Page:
Heidelberg commander sees all in KMC

Story and photo by Christine June
U.S. Army Garrison Kaiserslautern

***image1***It’s far better to “physically see” an issue instead of just hearing about it, said U.S. Army Garrison Heidelberg Commander Col. Robert Ulses, during his visit to the KMC Aug. 21.

“There have been numerous discussions affecting the Kaiserslautern footprint such as maintenance funding that we are consolidating into one list from the four different communities,” said Colonel Ulses, who took command July 18. “I have to help prioritize this list for the end-of-the-year funding, so, it’s important for me to come down here and see it.”

One of these maintenance issues is the renovation of two buildings on Landstuhl Regional Medical Center for the Warrior Transition Unit for military outpatients. The unit is currently based in one building on Kleber Kaserne, more than a half-an-hour distance from the hospital. Completion date is scheduled for Oct. 15.

“Now, I’ve been able to physically see these buildings – what work has been and still needs to be done,” he said.

Colonel Ulses is responsible for the quality support services for about 46,000 Soldiers, civilians, contractors and retirees, and their families in Heidelberg, and is also the direct-reporting garrison commander for Darmstadt, Mannheim and Kaiserslautern.

Out of these communities, Kaiserslautern is the only one listed as an enduring installation in the Army’s transformation plan.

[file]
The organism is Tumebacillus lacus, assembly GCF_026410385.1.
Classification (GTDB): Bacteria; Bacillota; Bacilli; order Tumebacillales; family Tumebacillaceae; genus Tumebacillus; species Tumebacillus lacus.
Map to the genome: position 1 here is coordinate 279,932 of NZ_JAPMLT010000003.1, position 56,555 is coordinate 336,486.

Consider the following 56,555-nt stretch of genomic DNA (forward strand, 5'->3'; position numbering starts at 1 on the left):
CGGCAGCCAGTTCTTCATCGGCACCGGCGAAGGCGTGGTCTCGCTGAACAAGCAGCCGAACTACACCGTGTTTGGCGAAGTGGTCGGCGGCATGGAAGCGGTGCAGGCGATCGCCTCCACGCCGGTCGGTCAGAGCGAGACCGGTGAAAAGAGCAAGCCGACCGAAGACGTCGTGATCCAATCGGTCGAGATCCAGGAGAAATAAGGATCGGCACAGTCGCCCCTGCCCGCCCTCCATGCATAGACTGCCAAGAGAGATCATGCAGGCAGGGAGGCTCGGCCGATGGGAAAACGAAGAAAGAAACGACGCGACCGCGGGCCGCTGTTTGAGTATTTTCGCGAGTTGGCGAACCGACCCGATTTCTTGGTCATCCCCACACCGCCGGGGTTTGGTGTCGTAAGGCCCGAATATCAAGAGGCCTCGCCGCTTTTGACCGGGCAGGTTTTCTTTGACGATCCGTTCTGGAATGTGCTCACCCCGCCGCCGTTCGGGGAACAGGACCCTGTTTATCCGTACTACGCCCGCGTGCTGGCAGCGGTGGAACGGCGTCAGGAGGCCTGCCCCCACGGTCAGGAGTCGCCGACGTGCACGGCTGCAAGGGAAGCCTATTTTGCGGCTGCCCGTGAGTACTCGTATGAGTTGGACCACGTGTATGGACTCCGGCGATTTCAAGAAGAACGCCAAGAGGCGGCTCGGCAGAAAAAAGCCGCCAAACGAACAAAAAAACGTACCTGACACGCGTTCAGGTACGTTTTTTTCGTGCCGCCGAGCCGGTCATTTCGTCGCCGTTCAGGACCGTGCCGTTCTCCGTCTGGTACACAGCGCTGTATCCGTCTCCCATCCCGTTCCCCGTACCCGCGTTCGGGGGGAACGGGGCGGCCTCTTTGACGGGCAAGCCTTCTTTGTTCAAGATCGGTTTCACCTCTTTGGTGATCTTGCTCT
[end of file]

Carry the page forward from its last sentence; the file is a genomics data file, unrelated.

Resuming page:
“The only difference is that we know we can submit for new buildings for K-Town because it will be around, but that doesn’t mean we do not pay attention to the other communities,” said Colonel Ulses, who will be visiting Mannheim and Darmstadt in the next several weeks.

Close to 60,000 people are stationed at Army and Air Force bases throughout the KMC, making it the largest American military population outside of the United States.

Based on Pulaski Barracks, the garrison provides services to about 20,000 Army personnel and their families, as well as other military servicemembers and their families. More than 40 Army units are located at 10 installations scattered throughout the Kaiserslautern footprint, about 1,200 square miles.

“Our intent was not to hide anything. We wanted to show him Kaiserslautern and as many facilities as possible – good and bad – because when we go up to Heidelberg and brief our different challenges here, he knows what we are talking about because he saw those facilities,” said Lt. Col. Mechelle Hale, Kaiserslautern garrison commander.

Whirlwind is an understatement when talking about his visit here. In less than six hours, he visited eight installations, covering about 960 square miles. He saw as many facilities as possible, from child development centers to force protection structures.

He tried out the Enhanced Security Pedestrian Gate that was initiated and field tested here in 2006 for the Army.  This pedestrian gate replaces onsite guards with remote guards who can see and hear via cameras and speakers.

“It was nice today to get a really good look – a good representation – of what Kaiserslautern is all about,” he said.

Accompanying the commander on the visit were his Deputy Commander Roy Hurndon and Command Sgt. Major Yolanda Lomax.